Chapter XIX.—The Rich Women of Piety Who Followed Jesus Christs Teaching by Parables. The Marcionite Cavil Derived from Christs Remark, When Told of His Mother and His Brethren. Explanation of Christs Apparent Rejection Them.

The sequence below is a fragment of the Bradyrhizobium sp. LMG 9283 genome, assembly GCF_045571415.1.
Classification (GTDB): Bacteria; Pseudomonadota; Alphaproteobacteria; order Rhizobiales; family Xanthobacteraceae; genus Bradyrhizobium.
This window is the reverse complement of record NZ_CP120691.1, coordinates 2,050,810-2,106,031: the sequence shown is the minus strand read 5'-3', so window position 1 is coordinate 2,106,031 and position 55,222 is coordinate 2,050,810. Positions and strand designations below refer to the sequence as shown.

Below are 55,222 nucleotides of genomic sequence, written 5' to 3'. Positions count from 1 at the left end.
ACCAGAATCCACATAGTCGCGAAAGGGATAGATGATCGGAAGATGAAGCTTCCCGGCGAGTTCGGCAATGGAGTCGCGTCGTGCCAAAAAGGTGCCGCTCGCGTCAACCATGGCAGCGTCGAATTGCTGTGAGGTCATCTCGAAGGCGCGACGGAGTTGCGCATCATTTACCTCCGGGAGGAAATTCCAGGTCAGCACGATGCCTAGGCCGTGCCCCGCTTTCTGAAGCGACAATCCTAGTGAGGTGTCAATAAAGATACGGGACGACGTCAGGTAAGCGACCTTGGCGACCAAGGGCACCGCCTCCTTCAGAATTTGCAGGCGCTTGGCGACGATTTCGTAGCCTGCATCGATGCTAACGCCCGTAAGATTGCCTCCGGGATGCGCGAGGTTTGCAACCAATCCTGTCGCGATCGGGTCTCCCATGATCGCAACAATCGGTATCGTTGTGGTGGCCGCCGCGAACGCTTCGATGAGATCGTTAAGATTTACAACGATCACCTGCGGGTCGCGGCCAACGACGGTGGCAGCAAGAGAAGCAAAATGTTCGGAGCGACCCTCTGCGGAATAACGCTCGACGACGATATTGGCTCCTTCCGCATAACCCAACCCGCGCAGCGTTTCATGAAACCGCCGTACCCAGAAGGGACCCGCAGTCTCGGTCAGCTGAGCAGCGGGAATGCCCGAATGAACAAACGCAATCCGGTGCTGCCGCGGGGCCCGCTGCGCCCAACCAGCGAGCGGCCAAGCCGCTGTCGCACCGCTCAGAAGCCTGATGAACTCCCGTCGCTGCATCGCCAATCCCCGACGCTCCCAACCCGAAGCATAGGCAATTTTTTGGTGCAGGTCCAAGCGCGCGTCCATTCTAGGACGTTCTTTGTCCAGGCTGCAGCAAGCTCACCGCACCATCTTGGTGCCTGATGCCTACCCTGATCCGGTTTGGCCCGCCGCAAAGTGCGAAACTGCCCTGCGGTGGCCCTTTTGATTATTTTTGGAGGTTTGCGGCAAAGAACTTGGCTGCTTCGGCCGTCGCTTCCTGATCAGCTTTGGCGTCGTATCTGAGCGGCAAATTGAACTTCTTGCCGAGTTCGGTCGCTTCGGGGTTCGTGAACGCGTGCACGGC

The fact that certain rich women clave to Christ, “which ministered unto Him of their substance,” amongst whom was the wife of the kings steward, is a subject of prophecy. By Isaiah the Lord called these wealthy ladies—“Rise up, ye women that are at ease, and hear my voice” 4184 —that He might prove 4185 them first as disciples, and then as assistants and helpers: “Daughters, hear my words in hope; this day of the year cherish the memory of, in labour with hope.” For it was “in labour” that they followed Him, and “with hope” did they minister to Him. On the subject of parables, let it suffice that it has been once for all shown that this kind of language 4186 was with equal distinctness promised by the Creator. But there is that direct mode of His speaking 4187 to the people—“Ye shall hear with the ear, but ye shall not understand” 4188 —which now claims notice as p. 377 having furnished to Christ that frequent form of His earnest instruction: “He that hath ears to hear, let him hear.” 4189 Not as if Christ, actuated with a diverse spirit, permitted a hearing which the Creator had refused; but because the exhortation followed the threatening. First came, “Ye shall hear with the ear, but shall not understand;” then followed, “He that hath ears to hear, let him hear.” For they wilfully refused to hear, although they had ears. He, however, was teaching them that it was the ears of the heart which were necessary; and with these the Creator had said that they would not hear. Therefore it is that He adds by His Christ, “Take heed how ye hear,” 4190 and hear not,—meaning, of course, with the hearing of the heart, not of the ear. If you only attach a proper sense to the Creators admonition, 4191 suitable to the meaning of Him who was rousing the people to hear by the words, “Take heed how ye hear,” it amounted to a menace to such as would not hear. In fact, 4192 that most merciful god of yours, who judges not, neither is angry, is minatory. This is proved even by the sentence which immediately follows: “Whosoever hath, to him shall be given; and whosoever hath not, from him shall be taken even that which he seemeth to have.” 4193 What shall be given? The increase of faith, or understanding, or even salvation. What shall be taken away? That, of course, which shall be given. By whom shall the gift and the deprivation be made? If by the Creator it be taken away, by Him also shall it be given. If by Marcions god it be given, by Marcions god also will it be taken away. Now, for whatever reason He threatens the “deprivation,” it will not be the work of a god who knows not how to threaten, because incapable of anger. I am, moreover, astonished when he says that “a candle is not usually hidden,” 4194 who had hidden himself—a greater and more needful light—during so long a time; and when he promises that “everything shall be brought out of its secrecy and made manifest,” 4195 who hitherto has kept his god in obscurity, waiting (I suppose) until Marcion be born. We now come to the most strenuously-plied argument of all those who call in question the Lords nativity. They say that He testifies Himself to His not having been born, when He asks, “Who is my mother, and who are my brethren?” 4196 In this manner heretics either wrest plain and simple words to any sense they choose by their conjectures, or else they violently resolve by a literal interpretation words which imply a conditional sense and are incapable of a simple solution, 4197 as in this passage. We, for our part, say in reply, first, that it could not possibly have been told Him that His mother and His brethren stood without, desiring to see Him, if He had had no mother and no brethren. They must have been known to him who announced them, either some time previously, or then at that very time, when they desired to see Him, or sent Him their message. To this our first position this answer is usually given by the other side. But suppose they sent Him the message for the purpose of tempting Him? Well, but the Scripture does not say so; and inasmuch as it is usual for it to indicate what is done in the way of temptation (“Behold, a certain lawyer stood up, and tempted Him;” 4198 again, when inquiring about tribute, the Pharisees came to Him, tempting Him 4199 ), so, when it makes no mention of temptation, it does not admit the interpretation of temptation. However, although I do not allow this sense, I may as well ask, by way of a superfluous refutation, for the reasons of the alleged temptation, To what purpose could they have tempted Him by naming His mother and His brethren? If it was to ascertain whether He had been born or not—when was a question raised on this point, which they must resolve by tempting Him in this way? Who could doubt His having been born, when they 4200 saw Him before them a veritable man?—whom they had heard call Himself “Son of man?”—of whom they doubted whether He were God or Son of God, from seeing Him, as they did, in the perfect garb of human quality?—supposing Him rather to be a prophet, a great one indeed, 4201 but still one who had been born as man? Even if it had been necessary that He should thus be tried in the investigation of His birth, surely any other proof would have better answered the trial than that to be obtained from mentioning those relatives which it was quite possible for Him, in spite of His true nativity, not at that moment to have had. For tell me now, does a mother live on contemporaneously 4202 with her sons in every case? Have all sons brothers born for them? 4203 May a man rather not have fathers and sisters (living), p. 378 or even no relatives at all? But there is historical proof 4204 that at this very time 4205 a census had been taken in Judæa by Sentius Saturninus, 4206 which might have satisfied their inquiry respecting the family and descent of Christ. Such a method of testing the point had therefore no consistency whatever in it and they “who were standing without” were really “His mother and His brethren.” It remains for us to examine His meaning when He resorts to non-literal 4207 words, saying “Who is my mother or my brethren?” It seems as if His language amounted to a denial of His family and His birth; but it arose actually from the absolute nature of the case, and the conditional sense in which His words were to be explained. 4208 He was justly indignant, that persons so very near to Him “stood without,” while strangers were within hanging on His words, especially as they wanted to call Him away from the solemn work He had in hand. He did not so much deny as disavow 4209 them. And therefore, when to the previous question, “Who is my mother, and who are my brethren? 4210 He added the answer “None but they who hear my words and do them,” He transferred the names of blood-relationship to others, whom He judged to be more closely related to Him by reason of their faith. Now no one transfers a thing except from him who possesses that which is transferred. If, therefore, He made them “His mother and His brethren” who were not so, how could He deny them these relationships who really had them? Surely only on the condition of their deserts, and not by any disavowal of His near relatives; teaching them by His own actual example, 4211 that “whosoever preferred father or mother or brethren to the Word of God, was not a disciple worthy of Him.” 4212 Besides, 4213 His admission of His mother and His brethren was the more express, from the fact of His unwillingness to acknowledge them. That He adopted others only confirmed those in their relationship to Him whom He refused because of their offence, and for whom He substituted the others, not as being truer relatives, but worthier ones. Finally, it was no great matter if He did prefer to kindred (that) faith which it 4214 did not possess. 4215